River Systems Four types, braided, meandering, anastamosing and straight
Braided rivers • Typically developed in mountainous terrain on higher gradients. Typified by high degree of seasonality. Permanent channels with ripple crossed bedded sands develop during periods of low flow. These channels meander between sand bars that are active only during flood stage, these develop larger scale cross beds. Sediments are typically sandy and pebbly, usually moderate to well sorted, texturally moderately mature. Ancient example- Devonian Old Red Sandstone. Modern example - Saskatchewan River.
Meandering Rivers Typically developed in coastal plain areas, lower gradient. More continuous flow, finer grained sediment than braided. Channel sediment is marked by the deep stream migration of meanders and the construction of cross laminated sands on point bars in the inner bends of meanders. Channels are separated by levees from flood plains that are comprised of finer grained muds and sands deposited after breach of levee during flood stage, usually vegetated. Flood stage can lead to cut-off of meanders and break-through of river.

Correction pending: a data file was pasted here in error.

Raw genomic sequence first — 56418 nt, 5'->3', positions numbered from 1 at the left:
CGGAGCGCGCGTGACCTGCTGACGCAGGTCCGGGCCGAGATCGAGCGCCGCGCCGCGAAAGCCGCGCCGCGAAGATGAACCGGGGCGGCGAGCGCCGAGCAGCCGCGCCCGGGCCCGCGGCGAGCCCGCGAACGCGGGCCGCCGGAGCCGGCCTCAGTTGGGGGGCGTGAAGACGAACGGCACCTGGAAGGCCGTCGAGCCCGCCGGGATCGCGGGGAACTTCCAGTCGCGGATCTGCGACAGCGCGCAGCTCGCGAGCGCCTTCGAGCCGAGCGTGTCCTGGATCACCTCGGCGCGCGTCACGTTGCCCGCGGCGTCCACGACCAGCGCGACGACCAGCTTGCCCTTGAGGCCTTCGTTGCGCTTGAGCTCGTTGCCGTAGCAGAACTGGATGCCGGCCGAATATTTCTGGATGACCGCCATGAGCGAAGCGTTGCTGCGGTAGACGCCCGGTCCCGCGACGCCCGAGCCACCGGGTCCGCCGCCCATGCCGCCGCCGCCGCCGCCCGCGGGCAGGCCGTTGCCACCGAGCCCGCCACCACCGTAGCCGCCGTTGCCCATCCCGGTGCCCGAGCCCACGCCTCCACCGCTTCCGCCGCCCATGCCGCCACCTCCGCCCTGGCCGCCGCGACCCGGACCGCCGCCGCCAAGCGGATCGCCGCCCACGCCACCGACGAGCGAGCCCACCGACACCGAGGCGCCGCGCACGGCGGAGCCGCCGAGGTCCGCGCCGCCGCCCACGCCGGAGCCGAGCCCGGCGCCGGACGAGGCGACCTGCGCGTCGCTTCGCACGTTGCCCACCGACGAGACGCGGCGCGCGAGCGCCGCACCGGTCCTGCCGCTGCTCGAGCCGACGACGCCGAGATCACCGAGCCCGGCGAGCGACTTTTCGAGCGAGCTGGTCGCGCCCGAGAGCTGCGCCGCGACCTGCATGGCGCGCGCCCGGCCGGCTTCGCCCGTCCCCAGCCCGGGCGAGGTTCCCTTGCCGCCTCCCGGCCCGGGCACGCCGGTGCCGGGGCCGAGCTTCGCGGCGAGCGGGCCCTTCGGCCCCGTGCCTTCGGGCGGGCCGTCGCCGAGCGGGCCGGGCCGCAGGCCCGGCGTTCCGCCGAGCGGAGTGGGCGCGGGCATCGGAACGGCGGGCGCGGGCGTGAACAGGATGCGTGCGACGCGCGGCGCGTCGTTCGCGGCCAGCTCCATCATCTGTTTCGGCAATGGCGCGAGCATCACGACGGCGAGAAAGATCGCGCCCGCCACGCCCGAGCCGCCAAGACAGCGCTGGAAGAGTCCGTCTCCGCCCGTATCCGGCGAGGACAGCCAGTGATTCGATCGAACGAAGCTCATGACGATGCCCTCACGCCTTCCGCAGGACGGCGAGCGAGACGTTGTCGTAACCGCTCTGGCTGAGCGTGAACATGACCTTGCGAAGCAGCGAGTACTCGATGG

Meandering Rivers, contd. Abandoned meanders become Ox-bow lakes, filled by clays. Meandering river deposits typified by fining-upward stratigraphy. Sediments are typically sandy, silty and clayey. Well sorted. Sandstones form isolated channels in finer background. Ancient example- Jurassic, Brent Group of North Sea. Modern example - Brazos and Mississippi Rivers.